Pop Parsha: Bond, Joseph Bond

skyfall-uk-posterAs a child I was encouraged by my father to watch several of the films he grew up loving, mainly the James Bond films and the classic Pink Panther films with Peter Sellers. I enjoyed both collections, except when James Bond basically was the Pink Panther. This weekend I saw the newest Bond film, Skyfall, starring Daniel Craig as James Bond. I much prefer Sean Connery and Pierce Bronson as 007, but Craig’s Bond legacy has been pretty solid. And Skyfall, I would say, was his best film.
In the film, the character M, played by Judy Dench, more than ever embodies a mother figure for several of the secret agents. More than one character returns to their mother and with different motives. There is an obvious connection here to this week’s parsha, Miketz, in the reunion of Joseph and his family. It got me thinking about how we embrace our family after not seeing them for a certain amount of time. And the dilemma of our loved ones hurting us is never easy. While not all of us are double agents (no comment), it is highly doubtful that any of our reunions turn into the chaos that is a James Bond film. But on the flip side, if we were sold and imprisoned by our brothers it’s easy to believe that we might not have been as forgiving as Joseph. Joseph was clearly upset about the reappearance of his siblings, which is why he cries (according to Rashi), tricks, and questions his brothers. But Joseph gives them this run-around in order to buy some time for his true emotions to set in, and decide what to do next.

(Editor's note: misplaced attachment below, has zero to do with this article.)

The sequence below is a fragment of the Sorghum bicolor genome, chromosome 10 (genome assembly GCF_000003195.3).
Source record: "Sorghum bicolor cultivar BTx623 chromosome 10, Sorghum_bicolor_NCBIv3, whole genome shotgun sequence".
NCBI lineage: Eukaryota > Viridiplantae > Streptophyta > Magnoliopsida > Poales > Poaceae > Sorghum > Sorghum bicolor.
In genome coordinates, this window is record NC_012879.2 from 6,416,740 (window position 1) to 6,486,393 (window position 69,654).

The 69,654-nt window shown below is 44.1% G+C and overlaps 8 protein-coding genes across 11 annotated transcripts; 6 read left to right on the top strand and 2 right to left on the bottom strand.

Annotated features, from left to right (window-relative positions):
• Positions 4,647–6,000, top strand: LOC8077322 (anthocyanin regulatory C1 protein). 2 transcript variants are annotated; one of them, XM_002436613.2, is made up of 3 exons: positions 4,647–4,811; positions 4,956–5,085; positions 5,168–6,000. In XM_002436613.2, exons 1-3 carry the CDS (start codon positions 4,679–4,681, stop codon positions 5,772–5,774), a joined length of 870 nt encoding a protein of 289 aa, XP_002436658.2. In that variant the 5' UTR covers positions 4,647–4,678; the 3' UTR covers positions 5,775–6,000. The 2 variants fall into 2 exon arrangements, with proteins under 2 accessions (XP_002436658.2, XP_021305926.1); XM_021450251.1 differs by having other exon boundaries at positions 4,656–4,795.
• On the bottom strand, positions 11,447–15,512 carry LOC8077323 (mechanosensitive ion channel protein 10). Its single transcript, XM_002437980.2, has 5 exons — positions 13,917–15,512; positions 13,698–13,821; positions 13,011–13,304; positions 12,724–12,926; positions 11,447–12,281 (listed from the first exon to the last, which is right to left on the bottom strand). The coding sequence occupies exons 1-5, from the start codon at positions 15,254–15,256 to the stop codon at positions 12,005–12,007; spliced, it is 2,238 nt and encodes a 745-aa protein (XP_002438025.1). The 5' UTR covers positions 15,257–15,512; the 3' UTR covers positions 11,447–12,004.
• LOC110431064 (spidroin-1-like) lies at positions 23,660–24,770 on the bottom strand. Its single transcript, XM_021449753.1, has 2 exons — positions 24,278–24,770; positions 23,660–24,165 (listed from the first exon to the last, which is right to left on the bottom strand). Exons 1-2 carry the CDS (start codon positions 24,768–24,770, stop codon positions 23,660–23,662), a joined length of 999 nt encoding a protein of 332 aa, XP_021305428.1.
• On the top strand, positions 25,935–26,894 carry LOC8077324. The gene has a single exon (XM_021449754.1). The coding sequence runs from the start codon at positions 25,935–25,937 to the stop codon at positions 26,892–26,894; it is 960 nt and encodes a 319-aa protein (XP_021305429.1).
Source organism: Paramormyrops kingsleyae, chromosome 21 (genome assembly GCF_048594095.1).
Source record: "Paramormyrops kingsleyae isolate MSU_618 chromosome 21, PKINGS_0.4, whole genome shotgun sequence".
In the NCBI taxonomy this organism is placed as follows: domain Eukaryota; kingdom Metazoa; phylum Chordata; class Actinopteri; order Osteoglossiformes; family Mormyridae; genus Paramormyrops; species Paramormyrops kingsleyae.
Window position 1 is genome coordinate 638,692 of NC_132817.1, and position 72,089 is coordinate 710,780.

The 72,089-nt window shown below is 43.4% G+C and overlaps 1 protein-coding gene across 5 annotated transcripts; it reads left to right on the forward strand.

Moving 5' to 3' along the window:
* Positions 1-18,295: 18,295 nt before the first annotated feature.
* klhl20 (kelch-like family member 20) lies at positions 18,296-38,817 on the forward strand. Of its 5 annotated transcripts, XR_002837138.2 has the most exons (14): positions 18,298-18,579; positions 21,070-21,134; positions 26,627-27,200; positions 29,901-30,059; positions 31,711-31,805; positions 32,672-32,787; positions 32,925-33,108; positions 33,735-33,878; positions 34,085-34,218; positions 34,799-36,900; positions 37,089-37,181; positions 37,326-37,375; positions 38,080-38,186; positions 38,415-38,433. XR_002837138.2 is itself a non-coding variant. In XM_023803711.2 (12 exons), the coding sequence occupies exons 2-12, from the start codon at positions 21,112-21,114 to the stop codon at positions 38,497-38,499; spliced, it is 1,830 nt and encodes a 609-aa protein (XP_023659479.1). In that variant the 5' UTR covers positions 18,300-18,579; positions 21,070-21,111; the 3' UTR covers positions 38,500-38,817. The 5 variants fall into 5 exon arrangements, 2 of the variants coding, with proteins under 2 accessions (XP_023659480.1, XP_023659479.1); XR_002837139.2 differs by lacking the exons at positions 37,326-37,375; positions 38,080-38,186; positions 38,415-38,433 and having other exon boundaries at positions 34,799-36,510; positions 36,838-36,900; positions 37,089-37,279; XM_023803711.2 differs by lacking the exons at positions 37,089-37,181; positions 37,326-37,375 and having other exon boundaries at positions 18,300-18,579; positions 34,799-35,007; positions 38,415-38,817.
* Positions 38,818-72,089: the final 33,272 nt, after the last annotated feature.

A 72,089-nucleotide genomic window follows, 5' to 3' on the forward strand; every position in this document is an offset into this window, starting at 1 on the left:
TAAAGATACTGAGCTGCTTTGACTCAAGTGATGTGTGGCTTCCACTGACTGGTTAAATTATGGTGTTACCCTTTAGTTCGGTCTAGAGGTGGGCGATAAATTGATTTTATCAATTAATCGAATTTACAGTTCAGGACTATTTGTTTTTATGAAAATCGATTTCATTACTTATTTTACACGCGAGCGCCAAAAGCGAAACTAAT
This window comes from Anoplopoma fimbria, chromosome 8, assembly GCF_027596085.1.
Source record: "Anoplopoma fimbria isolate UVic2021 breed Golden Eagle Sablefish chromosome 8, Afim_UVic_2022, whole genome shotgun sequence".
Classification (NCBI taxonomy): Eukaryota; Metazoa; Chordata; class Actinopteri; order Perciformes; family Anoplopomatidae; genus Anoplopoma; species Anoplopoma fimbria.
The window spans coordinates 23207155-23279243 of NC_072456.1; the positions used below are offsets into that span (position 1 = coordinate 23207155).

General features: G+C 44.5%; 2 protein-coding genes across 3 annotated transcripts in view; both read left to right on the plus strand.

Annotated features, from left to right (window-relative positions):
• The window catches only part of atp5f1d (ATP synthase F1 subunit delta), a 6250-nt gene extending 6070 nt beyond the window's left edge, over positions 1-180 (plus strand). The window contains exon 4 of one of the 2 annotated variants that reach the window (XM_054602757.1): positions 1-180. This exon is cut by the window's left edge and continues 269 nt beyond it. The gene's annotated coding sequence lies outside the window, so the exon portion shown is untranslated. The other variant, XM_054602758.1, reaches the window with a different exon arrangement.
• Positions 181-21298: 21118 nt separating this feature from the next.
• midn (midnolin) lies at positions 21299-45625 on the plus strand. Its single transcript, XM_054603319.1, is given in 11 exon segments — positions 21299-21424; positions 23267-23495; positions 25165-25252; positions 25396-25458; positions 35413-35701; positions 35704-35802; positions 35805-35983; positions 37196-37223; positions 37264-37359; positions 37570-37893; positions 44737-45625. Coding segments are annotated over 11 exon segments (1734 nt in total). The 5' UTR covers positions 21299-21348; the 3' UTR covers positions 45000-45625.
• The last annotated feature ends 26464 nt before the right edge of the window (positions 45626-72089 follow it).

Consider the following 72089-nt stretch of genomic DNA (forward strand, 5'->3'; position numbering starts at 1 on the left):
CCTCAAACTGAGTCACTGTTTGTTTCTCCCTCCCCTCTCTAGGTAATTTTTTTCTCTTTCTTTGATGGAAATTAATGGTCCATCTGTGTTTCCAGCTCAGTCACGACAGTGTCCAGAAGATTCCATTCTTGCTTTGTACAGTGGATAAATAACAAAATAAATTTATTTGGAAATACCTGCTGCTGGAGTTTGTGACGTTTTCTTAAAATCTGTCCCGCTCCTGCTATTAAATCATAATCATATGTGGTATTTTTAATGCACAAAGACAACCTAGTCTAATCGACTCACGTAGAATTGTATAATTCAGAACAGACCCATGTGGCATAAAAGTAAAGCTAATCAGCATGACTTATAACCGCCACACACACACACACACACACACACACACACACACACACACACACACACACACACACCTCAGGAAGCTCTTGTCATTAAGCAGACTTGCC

This time of year family reunions are at the forefront of our lives whether it be Hanukkah, other holidays, or college students returning from school. We learn from Joseph, and maybe Skyfall, that our family will sometimes let us down. Family will make decisions that we might not understand. And forgiveness does not stem from the presents we receive, but rather from the acknowledgment that family — like our lives, jobs, or friends — are not perfect; that all of our lives run in very different directions, and that people cope in different ways. But nothing feels better than a hug from a loved one. And whatever our problems, it’s our job to understand that, despite what Bond might tell you, you only live once.
And let us say… Amen.